Skoda being Skoda, it tends to do things differently, so buyers have six different interior colour and material combinations to choose from. ‘Loft’ is the default option with this combining blacks and greys with a denim-effect fabric for the dash and seats. Designers have settled on a less is more ideology for the dash and lower console where there are only a handful of shortcut keys for the Driving Mode, Park Assist and climate control. As is the norm, most commands are executed via the 13-inch colour screen on the dash – the largest ever fitted to a Skoda. Crisp, clear and easy to read, there is minimal lag and the menus are logically presented and laid out. On first glance, the driver display looks lost but in actual fact it is the ideal size and is always in your line of sight when you are behind the wheel.


+ Strong, predictable range        
+ Brilliant technology     
+ Spacious and quiet      
Expensive for a Skoda 
Options are pricey, too     
‘80’ misses out on PiCG

DRIVING: The Enyaq is a weighty SUV but at no point does it feel leggy as you pull away from a set of traffic lights or accelerate hard to build up speed before joining the motorway. And despite being a rather big car it is remarkably simple to place on even narrow roads. Large wheels don’t result in a bone-jarring ride and the suspension is capable of taking on the very worst our roads can throw at it with minimal effort.

INTERIOR: Build and cabin material quality are second to none in the Enyaq, with the bright multimedia screen stealing the show. Standard equipment is good, too, and includes a heated steering wheel, dual zone climate control, ambient lighting, satellite navigation and an active reversing camera. Safety aids range from all round parking sensors to lane assist, automatic lights, automatic wipers and automatic braking.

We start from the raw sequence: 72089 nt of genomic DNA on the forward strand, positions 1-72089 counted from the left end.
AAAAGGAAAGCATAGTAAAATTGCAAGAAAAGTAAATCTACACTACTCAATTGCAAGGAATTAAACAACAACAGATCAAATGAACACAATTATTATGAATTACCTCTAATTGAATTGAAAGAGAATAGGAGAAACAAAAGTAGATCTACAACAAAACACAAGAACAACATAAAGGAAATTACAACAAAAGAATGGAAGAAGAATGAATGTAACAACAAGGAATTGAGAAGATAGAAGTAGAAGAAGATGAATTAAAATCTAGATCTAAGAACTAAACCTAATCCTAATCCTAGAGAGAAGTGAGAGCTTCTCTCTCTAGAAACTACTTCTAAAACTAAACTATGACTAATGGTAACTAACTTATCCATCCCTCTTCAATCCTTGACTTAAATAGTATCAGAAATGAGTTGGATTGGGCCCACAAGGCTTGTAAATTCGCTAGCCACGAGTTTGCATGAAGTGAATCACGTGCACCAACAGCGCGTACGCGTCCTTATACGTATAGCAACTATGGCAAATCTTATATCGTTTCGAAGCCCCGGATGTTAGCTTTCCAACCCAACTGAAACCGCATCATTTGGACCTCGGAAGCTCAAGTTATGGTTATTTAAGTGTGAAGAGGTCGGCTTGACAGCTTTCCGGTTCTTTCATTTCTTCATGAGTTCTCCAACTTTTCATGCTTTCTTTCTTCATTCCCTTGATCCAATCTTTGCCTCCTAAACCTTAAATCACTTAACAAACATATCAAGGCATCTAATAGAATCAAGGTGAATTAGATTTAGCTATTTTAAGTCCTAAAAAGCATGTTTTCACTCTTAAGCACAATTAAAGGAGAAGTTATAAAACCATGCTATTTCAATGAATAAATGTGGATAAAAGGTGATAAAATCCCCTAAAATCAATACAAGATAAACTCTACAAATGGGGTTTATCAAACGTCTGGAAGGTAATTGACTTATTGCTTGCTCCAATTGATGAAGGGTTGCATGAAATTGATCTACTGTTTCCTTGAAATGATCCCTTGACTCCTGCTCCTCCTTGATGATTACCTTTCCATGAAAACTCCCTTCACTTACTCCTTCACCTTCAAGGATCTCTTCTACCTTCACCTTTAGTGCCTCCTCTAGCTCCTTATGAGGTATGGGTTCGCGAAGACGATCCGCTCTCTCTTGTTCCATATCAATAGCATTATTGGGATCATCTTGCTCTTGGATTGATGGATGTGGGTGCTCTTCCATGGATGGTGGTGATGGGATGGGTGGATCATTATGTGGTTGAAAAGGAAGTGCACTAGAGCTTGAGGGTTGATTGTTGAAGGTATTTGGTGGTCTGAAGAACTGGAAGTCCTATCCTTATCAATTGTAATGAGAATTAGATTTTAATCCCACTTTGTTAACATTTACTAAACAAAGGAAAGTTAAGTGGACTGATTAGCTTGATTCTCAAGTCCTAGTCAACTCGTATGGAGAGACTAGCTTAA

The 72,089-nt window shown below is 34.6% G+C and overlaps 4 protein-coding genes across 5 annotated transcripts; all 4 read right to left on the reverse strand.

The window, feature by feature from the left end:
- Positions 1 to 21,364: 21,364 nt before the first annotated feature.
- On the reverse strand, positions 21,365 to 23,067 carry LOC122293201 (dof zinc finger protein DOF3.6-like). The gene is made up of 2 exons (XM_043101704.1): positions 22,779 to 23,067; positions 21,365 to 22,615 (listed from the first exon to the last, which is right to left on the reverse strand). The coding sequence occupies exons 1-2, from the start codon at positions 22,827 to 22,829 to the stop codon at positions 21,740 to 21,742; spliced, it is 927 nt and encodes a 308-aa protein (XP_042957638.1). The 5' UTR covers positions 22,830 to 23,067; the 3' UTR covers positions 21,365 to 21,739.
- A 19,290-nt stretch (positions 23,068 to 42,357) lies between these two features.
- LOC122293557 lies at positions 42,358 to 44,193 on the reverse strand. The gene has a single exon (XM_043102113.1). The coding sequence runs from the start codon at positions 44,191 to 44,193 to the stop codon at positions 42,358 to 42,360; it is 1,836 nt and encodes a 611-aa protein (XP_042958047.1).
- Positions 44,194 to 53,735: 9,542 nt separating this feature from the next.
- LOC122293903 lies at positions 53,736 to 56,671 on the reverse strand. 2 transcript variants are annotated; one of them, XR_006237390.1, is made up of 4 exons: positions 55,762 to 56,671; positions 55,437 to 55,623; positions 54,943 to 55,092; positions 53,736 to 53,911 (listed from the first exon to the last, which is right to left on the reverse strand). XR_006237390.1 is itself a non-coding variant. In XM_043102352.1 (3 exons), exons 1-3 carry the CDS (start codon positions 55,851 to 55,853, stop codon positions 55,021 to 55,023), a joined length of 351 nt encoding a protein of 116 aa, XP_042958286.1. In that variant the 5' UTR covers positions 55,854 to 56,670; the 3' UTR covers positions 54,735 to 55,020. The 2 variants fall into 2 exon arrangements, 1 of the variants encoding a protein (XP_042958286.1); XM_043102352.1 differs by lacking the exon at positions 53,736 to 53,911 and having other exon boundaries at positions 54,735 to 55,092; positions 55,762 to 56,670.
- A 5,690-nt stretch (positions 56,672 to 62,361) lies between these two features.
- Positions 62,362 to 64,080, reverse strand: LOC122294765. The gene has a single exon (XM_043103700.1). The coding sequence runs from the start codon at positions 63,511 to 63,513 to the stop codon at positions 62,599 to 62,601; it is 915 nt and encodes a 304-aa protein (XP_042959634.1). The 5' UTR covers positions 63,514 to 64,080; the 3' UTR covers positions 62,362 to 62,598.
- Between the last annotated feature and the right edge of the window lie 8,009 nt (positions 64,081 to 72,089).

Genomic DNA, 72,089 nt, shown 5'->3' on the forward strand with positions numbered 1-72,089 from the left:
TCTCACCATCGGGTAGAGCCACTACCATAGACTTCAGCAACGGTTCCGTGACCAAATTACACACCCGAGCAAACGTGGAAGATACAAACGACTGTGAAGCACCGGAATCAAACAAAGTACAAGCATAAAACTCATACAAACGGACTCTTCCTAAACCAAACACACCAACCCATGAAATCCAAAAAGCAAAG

STYLING: Skoda claims that every aspect of the Enyaq’s design, from the air ducts on the front bumper to the roof-mounted rear spoiler, minimise drag to maximise everyday performance. All models get LED headlights, alloy wheels and puddle lamps with chrome roof rails and window surrounds, a backlit front grille and seven body colours some of the different ways customers can give their car added kerbside appeal.

PRACTICALITY: The more time you spend in the Enyaq the more secrets it reveals, from the tiny ice scraper housed in the tail-gate to the umbrella that can be slotted into the passenger door and easily retrieved when exiting the vehicle. The Type 2 charge cable has its own compartment in the boot, so it can be kept away from food shopping or pets. A cable cleaner, as well as a protective cap that covers the charging socket, keeps them – and your hands – dirt-free.


Price: £42,555 (as tested) 
Battery/motor: 82kWh battery, one e-motor
Power/torque: 201bhp/229lb ft    
Transmission: Single-speed automatic, rear-wheel-drive         
0-62mph: 8.2 seconds    
Top speed: 99mph       
Range: 327-miles